Chief Architect, Quantiv
When I see how organisations approach their IT system implementations, I often think, “There has to be a better way.”
In many situations, while it’s clear IT could make a considerable difference to their operations, the prospect of going through the whole process can seem daunting. First there are the perils of choosing the supplier/system, and then there’s the potential pitfalls of deployment.
This is especially true when enterprise resource planning (ERP) systems are involved. While such applications are usually highly functional, this breadth of capability can often be the source of problems, for example:
- When trying to make a selection, it’s almost impossible to decide between multiple applications that fit some, but not all, your requirements.
- Once a choice has been made, understanding how to fit specific organisational processes into the pre-defined functionality of that system can be frustrating. Compromises, or even complete changes, may need to be made to operational activities to accommodate the application’s functionality.
- Implementation projects can often become bogged-down in endless configuration, with changes in one part of the application causing problems in another.
What about customised applications?
Using smaller, more targeted, or customised, applications for dedicated functionality can be just as frustrating. These may allow for better matches to specific requirements, but the different applications can often fail to connect easily with each other.
And in some cases it can almost feel as if applications are actively refusing to cooperate. They might seem to be building walls around their own functionality, and yet trying to take control of functions in other areas (a sort of operational ‘land-grab’).
It’s these two extremes that suggest the need for a better way – an ‘antidote’.
As is often the case when things converge around extremes, the antidote lies in a combination of the best of the two extremes.
So, the answer isn’t a complete rejection of the original ideas, but more a reimagining:
- Using multiple specialist applications provides better matching against existing processes than using a single large system with predefined functionality.
- But the large system ensures the different processes work well together, so those specialist applications can’t just hide data or use ad hoc mechanisms to send it to other favoured applications. Instead, they need to expose their data in such a way that any other application could use it without pre-registration.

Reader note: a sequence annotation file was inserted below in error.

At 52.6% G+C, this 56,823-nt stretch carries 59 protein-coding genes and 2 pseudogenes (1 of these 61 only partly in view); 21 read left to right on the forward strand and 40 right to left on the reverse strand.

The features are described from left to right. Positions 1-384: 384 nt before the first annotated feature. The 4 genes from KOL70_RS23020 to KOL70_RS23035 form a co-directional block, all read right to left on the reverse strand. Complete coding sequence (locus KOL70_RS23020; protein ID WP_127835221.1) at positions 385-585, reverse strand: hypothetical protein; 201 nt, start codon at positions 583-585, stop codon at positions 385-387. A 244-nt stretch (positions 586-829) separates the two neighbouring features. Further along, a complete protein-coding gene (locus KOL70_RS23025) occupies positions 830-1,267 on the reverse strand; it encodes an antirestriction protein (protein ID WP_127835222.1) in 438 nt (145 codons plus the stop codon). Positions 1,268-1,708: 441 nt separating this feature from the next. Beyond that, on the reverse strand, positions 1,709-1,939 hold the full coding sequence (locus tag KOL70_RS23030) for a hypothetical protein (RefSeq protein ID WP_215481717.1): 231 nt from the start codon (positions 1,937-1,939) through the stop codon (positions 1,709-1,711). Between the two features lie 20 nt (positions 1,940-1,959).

But with this approach, the organisation must understand its processes, and in particular how the individual activities within those processes interact.
In turn, the IT solution architecture supporting the approach needs a mechanism to allow applications used within those processes to communicate information about those activities. So, ‘producer’ applications must control how information is exposed, while ‘consumer’ applications control how information is used.
And the individual applications within the solution must not only conform to the solution architecture but actively embrace it.
The right analysis
An appropriate analysis method will help an organisation to understand its processes. But the method is not simply about describing organisational operations in infinite detail.
Instead, what’s required is something that highlights (ideally only) those aspects of an organisation’s operations that will be most useful in defining the points at which different applications should interact. And these points often also correspond to the points where organisational performance is monitored.
In effect, this means analysis of this sort is useful both to support IT integration and in monitoring operations.
(As an aside, you could argue this lack of understanding leads to problems with traditional ERP projects and buying the wrong dedicated applications.)
A cohesive integration platform will help because of its well-defined boundaries and the fact it only operates within those boundaries. It doesn’t need to encourage implementation within the platform of functionality that should be implemented elsewhere (usually in the producer or consumer system).
It’s worth noting the terminology here. ‘Producer’ indicates it’s the responsibility of those applications to decide what data should be exposed, while ‘consumer’ suggests it’s the responsibility of those applications to decide how data should be used. Neither should assume the other’s responsibilities. And the integration application should only be responsible for allowing the data to be exchanged; it shouldn’t be responsible for interpreting the data.
When using this approach, information can be shared among applications, while significantly limiting functional dependencies. So, publishers don’t need to demand how consumers will use their information, and consumers place no obligations on publishers of information. And that means producers and consumers have minimal dependency on each other, while information is exposed as widely as possible.
By defining the scope and responsibilities of the applications and by describing the way in which they should interact, benchmarks can be established to help select possible applications.
NumberWorks and NumberCloud
Quantiv’s NumberWorks method is specifically designed to highlight these aspects of an organisation’s operations. But what’s important isn’t the specific method, but rather the information gathered by it.
Likewise, our NumberCloud service is designed to support a cohesive model of information exchange. But again, what’s important are the principles not the specific product.
And taken together, perhaps they constitute a better way to approach solution design – the antidote to ERP struggles.
Talk to our team on 0161 927 4000 or email: email@example.com